Balance transfer credit card offers are tools to attract new customers. The introductory offers can be enticing and helpful to manage and pay down debt.

But once the introductory period ends, interest rates revert to a much higher rate. Prioritize paying off your debt within the introductory period so you aren’t caught off guard when the intro rate ends.

Can a balance transfer help rebuild credit?

Most balance transfer cards have a low or 0% introductory APR for 6 to 10 months, sometimes longer. During this time, your debt won’t accrue any new interest – or interest at the low rate – making it easier to get a handle on your debt and pay down your balance.

Balance transfer cards typically report to the credit bureaus, so you can strengthen your credit score as you pay off your debt. Each on-time payment will start building a positive history.

Choosing a credit card when your credit score is damaged

If you have a credit score of 599 or less, you may only qualify for certain cards. If you can’t get approved for a balance transfer credit card, you can always sign up for a secured credit card and focus on rebuilding your credit score before graduating to an unsecured balance transfer card.

Compare secured cards and look for terms like “no credit check”, “no credit history required” or “guaranteed approval”. Also consider the fees, interest rates and eligibility requirements for these cards. Note that secured credit cards do not come with perks like other regular credit cards. They are meant for credit-building only, so that you can eventually get a better card.

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Alternative options for low credit scores

Aside from balance transfer credit cards, consider looking into debt consolidation, secured credit cards and prepaid cards. These alternatives can help you reduce your interest rates, stick to a budget and encourage you to cut back on expenses.

Debt consolidation


  • Simplifies monthly payments to one lender and one bill.
  • Could lower your interest rates and monthly payments.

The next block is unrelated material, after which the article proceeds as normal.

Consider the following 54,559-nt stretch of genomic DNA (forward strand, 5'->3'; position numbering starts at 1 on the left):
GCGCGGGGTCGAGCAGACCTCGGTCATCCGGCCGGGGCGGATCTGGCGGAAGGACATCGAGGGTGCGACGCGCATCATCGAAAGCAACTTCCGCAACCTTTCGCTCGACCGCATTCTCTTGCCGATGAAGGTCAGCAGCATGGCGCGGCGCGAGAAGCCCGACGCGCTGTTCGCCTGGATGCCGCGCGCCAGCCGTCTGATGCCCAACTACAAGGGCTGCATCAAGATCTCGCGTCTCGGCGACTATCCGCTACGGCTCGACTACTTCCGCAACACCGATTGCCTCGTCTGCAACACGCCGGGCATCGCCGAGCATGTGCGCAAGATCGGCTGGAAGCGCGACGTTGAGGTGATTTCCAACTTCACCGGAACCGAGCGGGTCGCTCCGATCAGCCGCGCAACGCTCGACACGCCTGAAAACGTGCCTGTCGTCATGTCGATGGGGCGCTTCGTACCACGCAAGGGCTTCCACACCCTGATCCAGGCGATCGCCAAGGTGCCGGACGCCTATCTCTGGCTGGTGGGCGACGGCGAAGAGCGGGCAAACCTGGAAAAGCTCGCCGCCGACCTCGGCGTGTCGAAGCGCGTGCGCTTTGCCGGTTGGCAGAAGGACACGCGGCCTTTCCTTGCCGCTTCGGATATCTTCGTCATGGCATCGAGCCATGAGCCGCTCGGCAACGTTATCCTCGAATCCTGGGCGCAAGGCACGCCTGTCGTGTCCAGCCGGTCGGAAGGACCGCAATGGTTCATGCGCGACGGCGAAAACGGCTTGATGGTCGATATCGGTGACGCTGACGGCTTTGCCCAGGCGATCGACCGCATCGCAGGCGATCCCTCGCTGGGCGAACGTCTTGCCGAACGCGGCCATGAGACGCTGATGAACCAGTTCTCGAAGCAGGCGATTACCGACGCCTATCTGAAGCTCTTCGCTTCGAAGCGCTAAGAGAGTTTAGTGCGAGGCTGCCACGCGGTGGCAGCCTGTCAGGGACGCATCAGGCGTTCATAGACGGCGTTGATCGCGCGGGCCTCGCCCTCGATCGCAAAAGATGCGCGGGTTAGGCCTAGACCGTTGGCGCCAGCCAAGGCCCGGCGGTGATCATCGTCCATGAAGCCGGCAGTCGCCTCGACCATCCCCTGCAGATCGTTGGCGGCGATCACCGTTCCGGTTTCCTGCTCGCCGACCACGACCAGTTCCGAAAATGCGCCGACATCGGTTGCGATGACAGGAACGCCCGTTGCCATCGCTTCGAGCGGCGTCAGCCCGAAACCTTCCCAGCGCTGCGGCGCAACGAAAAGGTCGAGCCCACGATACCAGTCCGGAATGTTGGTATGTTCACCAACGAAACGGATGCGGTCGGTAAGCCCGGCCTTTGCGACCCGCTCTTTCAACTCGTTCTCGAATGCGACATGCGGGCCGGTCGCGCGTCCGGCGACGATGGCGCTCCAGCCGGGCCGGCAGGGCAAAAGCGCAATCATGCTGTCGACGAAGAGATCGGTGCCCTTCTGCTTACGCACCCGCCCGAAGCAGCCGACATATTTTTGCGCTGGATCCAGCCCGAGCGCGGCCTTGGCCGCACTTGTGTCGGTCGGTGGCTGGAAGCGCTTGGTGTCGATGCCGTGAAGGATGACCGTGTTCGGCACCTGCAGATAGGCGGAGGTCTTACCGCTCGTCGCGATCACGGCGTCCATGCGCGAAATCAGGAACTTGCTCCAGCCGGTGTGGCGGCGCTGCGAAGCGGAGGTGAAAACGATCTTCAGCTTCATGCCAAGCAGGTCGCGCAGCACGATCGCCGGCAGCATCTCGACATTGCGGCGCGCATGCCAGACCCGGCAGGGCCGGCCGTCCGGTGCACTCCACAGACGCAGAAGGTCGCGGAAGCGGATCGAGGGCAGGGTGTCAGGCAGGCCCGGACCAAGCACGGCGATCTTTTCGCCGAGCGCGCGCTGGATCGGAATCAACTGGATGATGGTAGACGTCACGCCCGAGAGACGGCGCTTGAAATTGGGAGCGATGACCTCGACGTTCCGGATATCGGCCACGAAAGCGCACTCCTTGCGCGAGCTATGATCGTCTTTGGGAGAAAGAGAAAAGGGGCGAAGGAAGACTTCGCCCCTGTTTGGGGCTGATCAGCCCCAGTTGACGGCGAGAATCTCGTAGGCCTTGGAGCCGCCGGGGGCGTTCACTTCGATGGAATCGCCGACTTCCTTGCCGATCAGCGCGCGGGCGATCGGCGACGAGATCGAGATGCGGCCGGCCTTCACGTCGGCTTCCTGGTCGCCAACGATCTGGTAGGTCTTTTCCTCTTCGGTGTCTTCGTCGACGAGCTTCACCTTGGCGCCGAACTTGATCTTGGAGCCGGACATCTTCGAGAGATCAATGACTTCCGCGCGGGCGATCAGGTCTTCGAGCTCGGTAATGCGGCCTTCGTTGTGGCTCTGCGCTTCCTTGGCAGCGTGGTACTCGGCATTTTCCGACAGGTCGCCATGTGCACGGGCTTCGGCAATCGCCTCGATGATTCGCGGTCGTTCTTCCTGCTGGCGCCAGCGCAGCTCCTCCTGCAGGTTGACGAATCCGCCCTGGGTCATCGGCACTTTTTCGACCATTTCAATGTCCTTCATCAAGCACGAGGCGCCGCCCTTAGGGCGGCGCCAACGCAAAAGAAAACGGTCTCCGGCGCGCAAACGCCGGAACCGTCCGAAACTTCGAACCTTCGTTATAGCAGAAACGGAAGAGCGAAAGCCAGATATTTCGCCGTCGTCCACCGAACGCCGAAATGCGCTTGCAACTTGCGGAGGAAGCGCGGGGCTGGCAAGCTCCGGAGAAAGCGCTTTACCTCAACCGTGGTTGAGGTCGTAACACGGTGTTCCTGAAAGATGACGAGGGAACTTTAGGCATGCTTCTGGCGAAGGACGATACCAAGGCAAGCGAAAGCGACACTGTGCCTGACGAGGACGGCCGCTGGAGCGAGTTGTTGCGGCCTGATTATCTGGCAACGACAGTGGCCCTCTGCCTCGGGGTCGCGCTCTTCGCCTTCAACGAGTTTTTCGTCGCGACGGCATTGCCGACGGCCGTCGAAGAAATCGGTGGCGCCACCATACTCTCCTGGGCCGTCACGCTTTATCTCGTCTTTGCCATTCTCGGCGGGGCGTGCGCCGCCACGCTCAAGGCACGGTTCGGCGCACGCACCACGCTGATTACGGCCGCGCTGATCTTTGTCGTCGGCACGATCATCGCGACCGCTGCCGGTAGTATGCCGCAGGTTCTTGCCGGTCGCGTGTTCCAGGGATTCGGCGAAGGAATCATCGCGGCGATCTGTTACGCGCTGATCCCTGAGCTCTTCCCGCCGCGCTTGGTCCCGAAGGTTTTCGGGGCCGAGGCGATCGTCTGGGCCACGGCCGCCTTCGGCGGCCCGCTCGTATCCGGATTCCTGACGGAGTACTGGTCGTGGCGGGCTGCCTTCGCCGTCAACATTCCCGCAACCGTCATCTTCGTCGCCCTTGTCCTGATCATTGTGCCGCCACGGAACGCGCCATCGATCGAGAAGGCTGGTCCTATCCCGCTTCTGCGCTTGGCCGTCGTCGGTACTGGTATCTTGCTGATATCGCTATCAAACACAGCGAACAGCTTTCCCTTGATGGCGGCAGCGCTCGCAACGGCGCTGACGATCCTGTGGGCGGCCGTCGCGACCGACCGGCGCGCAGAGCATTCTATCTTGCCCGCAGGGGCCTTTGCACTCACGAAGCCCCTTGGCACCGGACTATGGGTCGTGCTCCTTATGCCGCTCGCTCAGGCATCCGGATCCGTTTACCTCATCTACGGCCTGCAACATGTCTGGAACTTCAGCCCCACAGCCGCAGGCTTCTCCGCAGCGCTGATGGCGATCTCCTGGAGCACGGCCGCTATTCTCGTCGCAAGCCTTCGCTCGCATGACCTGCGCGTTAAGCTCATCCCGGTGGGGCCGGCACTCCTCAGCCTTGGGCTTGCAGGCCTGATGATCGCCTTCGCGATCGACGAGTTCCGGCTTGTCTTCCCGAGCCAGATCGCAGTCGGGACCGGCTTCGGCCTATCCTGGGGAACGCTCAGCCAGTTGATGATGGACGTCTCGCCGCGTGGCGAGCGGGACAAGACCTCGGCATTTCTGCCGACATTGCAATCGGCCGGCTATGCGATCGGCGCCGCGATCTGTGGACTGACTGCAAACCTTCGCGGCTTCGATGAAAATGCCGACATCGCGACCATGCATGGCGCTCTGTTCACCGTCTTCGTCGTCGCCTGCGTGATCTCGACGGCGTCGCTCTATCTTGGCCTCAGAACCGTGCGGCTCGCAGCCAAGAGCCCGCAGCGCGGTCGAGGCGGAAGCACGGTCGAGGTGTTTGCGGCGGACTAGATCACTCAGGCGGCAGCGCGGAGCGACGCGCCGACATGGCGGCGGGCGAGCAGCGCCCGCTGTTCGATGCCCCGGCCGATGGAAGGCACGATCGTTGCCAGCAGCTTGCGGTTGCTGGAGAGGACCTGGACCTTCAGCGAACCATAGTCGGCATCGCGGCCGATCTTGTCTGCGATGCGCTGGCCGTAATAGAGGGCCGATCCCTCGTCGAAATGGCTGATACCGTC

• Potential to pay off debt quicker.


  • Doesn’t eliminate any of your debt.
  • Could harm your credit utilization ratio if you close your cards.

Prepaid debit card



  • Don’t report to the credit bureaus, so using them won’t improve your credit score.
  • Typically charge fees for reloading and making transactions.

Secured card


  • You set your monthly credit limit by paying a security deposit.
  • Learn how to manage credit with a predetermined credit limit.
  • Most secured credit card providers report to the credit bureaus, which helps rebuild your credit score.


  • The initial security deposit can be expensive, especially if you want a high credit limit.
  • Can come with fees and high interest rates.

How poor credit can change your life

We understand that having bad credit can impact your life both financially and emotionally. If you have credit card debt, you’re not alone. According to the Financial Post, Canadians had a collective debt of over $599 billion dollars worth in 2018, and this is just non-mortgage debt – which includes credit cards, loans, auto loans, etc.

Caught in a debt cycle?

When your interest rate is so high that your balance increases every month, even though you’re paying the minimum payment, you’re stuck in a cycle of debt. This can happen if you’ve opened balance transfer credit cards and weren’t able to pay it off before the revert rate takes effect.

When you feel like you can’t get a handle on your debt and it’s dragging your credit score down, it’s hard to qualify for loans, mortgages and other types of credit. And if you’re actually approved for credit products, you can pay significantly higher APRs. Typically, lenders have stricter terms for those with less-than-ideal credit.

If you feel like you’re stuck in a cycle of debt, check out our tips on how to get out of credit card debt.

What to do when credit collectors harass you

When collectors repeatedly call your home — sometimes not stating who they are — that can be considered harassment. Certainly, you don’t have to put up with callers who use profane language or raise their voices. You do have rights when it comes to dealing with debt collectors, which you can learn more about here.

If you want to make a complaint about a debt collection agency, you’ll need to contact the consumer affairs office in your province or territory of residence.

Bottom line

If you’re looking for a better way to manage your debt, you have options. When your credit is low, focus on rebuilding your score so you can eventually get a credit card or loan offering lower and more competitive interest rates. Once you qualify for a balance transfer credit card, you’ll save money on interest charges and be able to focus on paying down your debt at last.

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Frequently asked questions